In part one of this series, I provided observations of the grey milieu in the Pacific Northwest (PNW), exploring themes of ambiguity, disorder and confusion, and emptiness and loss. Additionally, I suggested a framework for grey theology. Here in part two, my aim is twofold: first, I articulate briefly why this grey reality exists, and second, I reflect on the construction of a grey theology.
Western alumnus (M.A. in Biblical and Theological Studies) Paul J. Pastor just released The Listening Day: Meditations on the Way, Volume 1, a distinctive collection of 90 (plus one) devotional meditations.
The observance of Passover is rich with theological imagery and symbol. Paul recognized this when he wrote, “For Christ our Passover also has been sacrificed” (1 Cor. 5:7). The promise of the perfect substitutionary sacrifice goes back go Genesis 22 when Abraham was ascending Mt. Moriah in obedience to God’s command to sacrifice his son.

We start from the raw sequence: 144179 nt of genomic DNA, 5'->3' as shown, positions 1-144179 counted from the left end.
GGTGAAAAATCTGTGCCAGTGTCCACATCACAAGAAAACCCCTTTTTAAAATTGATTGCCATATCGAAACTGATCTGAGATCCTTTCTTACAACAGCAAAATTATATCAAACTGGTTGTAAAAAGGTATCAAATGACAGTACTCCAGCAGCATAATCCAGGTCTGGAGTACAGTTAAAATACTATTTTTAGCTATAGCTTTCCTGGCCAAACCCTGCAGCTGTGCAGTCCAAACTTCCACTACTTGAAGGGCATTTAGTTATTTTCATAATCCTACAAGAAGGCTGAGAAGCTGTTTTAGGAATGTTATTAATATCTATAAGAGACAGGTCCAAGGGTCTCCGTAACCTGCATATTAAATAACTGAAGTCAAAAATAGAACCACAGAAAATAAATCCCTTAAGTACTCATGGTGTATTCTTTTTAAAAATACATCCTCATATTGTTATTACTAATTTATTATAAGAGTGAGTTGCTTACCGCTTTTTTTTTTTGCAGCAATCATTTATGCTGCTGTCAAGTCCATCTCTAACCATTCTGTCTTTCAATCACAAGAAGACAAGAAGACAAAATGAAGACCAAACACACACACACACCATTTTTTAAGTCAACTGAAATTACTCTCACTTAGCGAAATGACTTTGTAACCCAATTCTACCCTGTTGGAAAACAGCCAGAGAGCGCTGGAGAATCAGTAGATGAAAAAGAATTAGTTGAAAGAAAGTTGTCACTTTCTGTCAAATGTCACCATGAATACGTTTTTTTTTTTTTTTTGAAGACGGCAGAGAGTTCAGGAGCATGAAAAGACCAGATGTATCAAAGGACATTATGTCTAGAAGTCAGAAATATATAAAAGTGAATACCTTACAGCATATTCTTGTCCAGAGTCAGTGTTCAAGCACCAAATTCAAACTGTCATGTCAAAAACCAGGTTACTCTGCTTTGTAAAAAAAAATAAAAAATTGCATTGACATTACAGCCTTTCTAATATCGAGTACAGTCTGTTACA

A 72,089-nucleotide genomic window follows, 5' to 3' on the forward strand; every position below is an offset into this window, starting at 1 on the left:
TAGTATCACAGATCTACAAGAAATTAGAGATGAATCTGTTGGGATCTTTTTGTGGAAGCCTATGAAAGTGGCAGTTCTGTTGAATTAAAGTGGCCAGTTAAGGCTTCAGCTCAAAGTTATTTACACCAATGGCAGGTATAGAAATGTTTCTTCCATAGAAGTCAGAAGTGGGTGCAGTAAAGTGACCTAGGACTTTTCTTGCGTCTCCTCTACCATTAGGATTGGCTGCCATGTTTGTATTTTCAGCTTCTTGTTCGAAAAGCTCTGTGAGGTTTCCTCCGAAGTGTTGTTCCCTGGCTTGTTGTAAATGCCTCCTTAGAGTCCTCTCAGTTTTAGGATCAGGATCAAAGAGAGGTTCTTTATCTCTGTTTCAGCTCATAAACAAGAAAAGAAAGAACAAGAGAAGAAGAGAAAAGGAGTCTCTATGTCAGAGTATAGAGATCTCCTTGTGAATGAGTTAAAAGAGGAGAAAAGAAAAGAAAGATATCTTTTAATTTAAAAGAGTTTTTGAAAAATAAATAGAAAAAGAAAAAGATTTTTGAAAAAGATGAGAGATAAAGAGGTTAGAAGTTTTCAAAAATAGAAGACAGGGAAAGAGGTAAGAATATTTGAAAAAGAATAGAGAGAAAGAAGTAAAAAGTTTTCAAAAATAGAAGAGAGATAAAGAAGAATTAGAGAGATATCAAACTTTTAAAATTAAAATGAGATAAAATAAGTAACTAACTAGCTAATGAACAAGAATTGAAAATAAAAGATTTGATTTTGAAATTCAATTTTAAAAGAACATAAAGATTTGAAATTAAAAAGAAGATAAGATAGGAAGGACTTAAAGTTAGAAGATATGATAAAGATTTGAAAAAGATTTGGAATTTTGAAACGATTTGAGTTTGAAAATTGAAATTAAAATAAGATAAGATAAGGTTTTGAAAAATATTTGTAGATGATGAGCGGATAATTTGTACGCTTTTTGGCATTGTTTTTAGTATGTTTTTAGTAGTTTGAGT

Passover is the annual celebration of Israel’s release from Egyptian bondage to enjoy the freedom of their relationship with God. The term Seder (“order”) describes the ceremonial meal which serves in Jewish tradition to memorialize the Passover as God instructed (Exodus 12:13).
Passover is a springtime celebration—a time of new plantings and new beginnings. Passover and Israel’s exodus from Egypt marked a new beginning for Israel and served to illustrate God’s redemptive work. This is the event that the prophets and psalmists look back to and celebrate, even as followers of Jesus look back to and celebrate the resurrection of Jesus and our deliverance from the bondage of sin to freedom in Christ.